Waiting for a red light to turn green can drive you nuts.
"This is the most uncoordinated traffic system I've ever seen. [It can take] anywhere from six to seven minutes when they're out of sequence," said one motorist.
It does seem like forever, but in reality, the longest you will wait for a red light in Fayetteville is about two and a half minutes. The city wants to do better.
"The traffic signals should be changing to service the other streets," said Ken Lake, traffic signal supervisor.
Lake says the problem is old equipment or no equipment at all. Twenty-four lights in downtown Fayetteville do not have "car" sensors, and many others are poorly timed.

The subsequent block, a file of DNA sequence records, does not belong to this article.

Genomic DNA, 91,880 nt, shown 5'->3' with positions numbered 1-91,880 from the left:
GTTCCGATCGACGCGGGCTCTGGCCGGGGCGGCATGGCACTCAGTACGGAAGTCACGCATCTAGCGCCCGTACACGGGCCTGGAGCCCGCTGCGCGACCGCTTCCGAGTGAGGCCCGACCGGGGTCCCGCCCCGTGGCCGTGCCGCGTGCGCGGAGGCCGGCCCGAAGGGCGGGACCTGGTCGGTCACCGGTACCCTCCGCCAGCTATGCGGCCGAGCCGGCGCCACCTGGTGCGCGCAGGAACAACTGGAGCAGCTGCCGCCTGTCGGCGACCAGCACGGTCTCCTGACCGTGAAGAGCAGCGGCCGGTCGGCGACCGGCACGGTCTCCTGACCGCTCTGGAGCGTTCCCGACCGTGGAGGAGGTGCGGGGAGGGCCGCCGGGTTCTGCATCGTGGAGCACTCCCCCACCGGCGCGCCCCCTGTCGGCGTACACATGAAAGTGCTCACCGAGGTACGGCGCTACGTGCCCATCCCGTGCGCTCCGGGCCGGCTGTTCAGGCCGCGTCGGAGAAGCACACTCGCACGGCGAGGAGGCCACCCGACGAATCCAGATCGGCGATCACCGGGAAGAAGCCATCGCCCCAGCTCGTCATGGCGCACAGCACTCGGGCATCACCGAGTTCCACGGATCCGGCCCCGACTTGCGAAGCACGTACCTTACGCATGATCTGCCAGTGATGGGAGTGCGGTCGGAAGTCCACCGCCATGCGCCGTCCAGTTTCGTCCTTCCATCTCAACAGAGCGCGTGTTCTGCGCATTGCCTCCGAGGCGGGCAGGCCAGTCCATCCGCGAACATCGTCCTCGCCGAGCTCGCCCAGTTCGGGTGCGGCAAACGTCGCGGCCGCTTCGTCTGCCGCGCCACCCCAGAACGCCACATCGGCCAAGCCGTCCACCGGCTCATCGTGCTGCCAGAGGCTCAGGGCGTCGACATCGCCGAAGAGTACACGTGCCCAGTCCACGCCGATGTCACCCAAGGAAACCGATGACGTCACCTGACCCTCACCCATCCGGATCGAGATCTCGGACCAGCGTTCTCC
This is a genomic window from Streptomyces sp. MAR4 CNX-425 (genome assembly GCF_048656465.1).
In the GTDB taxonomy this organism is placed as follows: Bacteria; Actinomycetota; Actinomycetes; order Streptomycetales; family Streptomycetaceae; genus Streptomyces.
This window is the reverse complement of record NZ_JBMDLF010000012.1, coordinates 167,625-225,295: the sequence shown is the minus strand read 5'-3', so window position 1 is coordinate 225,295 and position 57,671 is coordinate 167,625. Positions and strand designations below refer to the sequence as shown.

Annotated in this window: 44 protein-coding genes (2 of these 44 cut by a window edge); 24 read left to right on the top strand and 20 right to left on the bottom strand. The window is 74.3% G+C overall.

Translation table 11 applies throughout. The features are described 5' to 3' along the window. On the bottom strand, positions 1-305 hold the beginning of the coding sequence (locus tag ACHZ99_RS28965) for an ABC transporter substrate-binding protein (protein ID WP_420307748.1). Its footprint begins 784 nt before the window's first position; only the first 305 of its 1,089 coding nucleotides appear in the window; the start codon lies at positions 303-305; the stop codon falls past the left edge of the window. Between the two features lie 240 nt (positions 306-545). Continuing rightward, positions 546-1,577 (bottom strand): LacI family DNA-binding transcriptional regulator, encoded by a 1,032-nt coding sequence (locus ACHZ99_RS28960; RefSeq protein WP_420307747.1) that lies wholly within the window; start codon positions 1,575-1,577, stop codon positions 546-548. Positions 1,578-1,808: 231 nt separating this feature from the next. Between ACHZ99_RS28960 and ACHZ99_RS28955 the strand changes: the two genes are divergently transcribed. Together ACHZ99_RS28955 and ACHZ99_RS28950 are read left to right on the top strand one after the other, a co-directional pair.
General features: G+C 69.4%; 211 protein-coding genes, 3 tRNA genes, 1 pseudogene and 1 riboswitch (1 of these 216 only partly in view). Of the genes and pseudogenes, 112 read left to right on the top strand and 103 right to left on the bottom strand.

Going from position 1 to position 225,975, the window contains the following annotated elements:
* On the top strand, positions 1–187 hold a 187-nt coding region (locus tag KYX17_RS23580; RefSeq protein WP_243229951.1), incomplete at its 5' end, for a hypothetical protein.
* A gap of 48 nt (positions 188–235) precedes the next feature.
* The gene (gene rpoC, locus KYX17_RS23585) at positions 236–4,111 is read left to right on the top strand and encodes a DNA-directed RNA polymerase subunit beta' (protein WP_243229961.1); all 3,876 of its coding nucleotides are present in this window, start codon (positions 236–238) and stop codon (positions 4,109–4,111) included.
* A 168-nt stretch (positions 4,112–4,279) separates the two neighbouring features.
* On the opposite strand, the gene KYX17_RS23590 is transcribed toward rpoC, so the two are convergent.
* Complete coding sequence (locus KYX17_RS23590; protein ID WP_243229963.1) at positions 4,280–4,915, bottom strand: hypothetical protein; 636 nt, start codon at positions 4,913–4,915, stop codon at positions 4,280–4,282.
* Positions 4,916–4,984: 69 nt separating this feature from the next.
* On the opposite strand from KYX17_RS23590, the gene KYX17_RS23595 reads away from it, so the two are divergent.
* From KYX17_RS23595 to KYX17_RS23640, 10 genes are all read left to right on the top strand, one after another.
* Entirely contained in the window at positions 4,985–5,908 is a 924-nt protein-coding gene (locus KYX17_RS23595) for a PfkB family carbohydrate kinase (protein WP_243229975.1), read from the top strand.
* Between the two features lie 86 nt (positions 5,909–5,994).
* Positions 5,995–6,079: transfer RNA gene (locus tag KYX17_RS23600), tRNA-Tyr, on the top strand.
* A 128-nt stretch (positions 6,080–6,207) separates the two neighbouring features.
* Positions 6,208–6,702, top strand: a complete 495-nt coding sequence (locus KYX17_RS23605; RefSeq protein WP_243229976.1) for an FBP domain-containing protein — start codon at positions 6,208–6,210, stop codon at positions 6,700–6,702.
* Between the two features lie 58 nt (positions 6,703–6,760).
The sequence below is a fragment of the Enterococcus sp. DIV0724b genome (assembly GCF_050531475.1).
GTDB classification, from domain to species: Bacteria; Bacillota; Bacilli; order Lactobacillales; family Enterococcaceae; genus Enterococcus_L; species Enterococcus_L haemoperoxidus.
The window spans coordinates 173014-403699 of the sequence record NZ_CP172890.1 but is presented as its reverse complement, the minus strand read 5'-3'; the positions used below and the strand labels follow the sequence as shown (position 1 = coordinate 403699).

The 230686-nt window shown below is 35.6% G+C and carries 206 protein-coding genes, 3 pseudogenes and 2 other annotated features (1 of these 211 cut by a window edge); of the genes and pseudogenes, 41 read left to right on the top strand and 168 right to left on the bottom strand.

That will soon change. Starting in January, a new multi-million dollar system will be installed, one of just five in the country.
"The wait time will be a lot less, and traffic will flow more efficiently and smoothly throughout the city," said Lake.
Every traffic light in the city will be controlled by computers, and adjustments to lights can be made at the office. Twelve traffic cameras will also monitor the city's busiest intersections.
Impatient motorists give the idea a green light.
"That would be great, I'd like to see it happen. The city is expanding, and there's lots of traffic out there," said motorist Steve Harvel.
The total cost will be $9 million, and 80 percent will be paid for with federal gasoline tax money. The state and city will split the rest.